Results from a brand-new study were published in Microbiology Spectrum by the Oak Crest Institute of Science (DOI: 10.1128/spectrum.04469-22). The only participants who contract SARS-CoV-2 during this time were two immunised male and female volunteers who each developed COVID-19 separately between December 27, 2021, and January 3, 2022. Researchers wanted to determine if complete immunisation altered early COVID-19 replication rates and/or viral loads across the different stages of infection by analysing nasal swab samples taken at high frequency longitudinally using cutting-edge molecular techniques.
“Our ultimate conclusion in this study centers on three important points,” said researcher, Manjula Gunawardana, M.P.H.
- Infected people with an earlier SARS-CoV-2 strain who were immunised and those who were not were infected at roughly the same rates of viral doubling time.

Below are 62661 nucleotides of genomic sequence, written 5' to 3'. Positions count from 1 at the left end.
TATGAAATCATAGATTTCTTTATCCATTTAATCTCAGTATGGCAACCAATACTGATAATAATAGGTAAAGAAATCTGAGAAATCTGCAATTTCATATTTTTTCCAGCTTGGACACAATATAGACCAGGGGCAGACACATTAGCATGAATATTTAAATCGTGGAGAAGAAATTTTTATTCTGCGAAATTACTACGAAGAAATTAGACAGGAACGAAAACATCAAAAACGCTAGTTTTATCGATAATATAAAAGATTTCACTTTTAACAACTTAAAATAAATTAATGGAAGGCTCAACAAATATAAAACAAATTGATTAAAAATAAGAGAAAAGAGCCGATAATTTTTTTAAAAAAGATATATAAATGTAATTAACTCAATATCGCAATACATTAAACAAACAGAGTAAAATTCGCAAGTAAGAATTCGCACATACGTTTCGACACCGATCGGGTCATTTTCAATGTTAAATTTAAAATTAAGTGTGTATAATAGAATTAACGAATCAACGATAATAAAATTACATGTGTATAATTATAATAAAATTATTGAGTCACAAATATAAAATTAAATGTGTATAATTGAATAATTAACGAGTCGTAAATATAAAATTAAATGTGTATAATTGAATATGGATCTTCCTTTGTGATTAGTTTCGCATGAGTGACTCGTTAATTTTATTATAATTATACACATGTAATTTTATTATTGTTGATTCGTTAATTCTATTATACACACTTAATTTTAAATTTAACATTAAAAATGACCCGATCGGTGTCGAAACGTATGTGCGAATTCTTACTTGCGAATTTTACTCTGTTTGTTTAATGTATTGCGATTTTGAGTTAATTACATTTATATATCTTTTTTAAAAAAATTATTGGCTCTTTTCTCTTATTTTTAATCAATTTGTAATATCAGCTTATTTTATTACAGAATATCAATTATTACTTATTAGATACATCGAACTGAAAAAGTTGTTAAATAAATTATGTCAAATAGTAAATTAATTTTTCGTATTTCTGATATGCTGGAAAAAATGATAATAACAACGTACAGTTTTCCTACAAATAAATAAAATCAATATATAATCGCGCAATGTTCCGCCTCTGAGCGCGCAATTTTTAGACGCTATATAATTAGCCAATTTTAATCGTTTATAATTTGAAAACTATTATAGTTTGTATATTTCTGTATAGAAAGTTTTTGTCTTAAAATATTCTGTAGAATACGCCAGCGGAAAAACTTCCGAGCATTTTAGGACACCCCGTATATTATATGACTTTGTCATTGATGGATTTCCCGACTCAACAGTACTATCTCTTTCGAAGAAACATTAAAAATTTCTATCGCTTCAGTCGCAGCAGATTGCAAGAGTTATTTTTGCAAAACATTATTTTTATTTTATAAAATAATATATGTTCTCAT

- According to a previous study, those who have received vaccinations experience a shorter clearance phase than those who have not.
- During the time that a participant tested positive, the continuous sampling protocols identified a virus mutation in that individual.
“Oak Crest already has a distinguished history of research on viruses”, “We work on devices for sustained delivery of anti-HIV drugs, and the formulation of new drug candidates for the delivery, prevention, and treatment of infectious diseases. Our team has successfully transferred biomedical research from the bench to early-stage clinical trials, often first-in-human – which is a significant accomplishment for a small academic team. Our HIV clinical trials involve antiviral intravaginal rings and a subdermal implant, currently being evaluated in South Africa in a first-ever human Phase I/II clinical trial.”
Paul Webster, Ph.D., and Senior Faculty at Oak Crest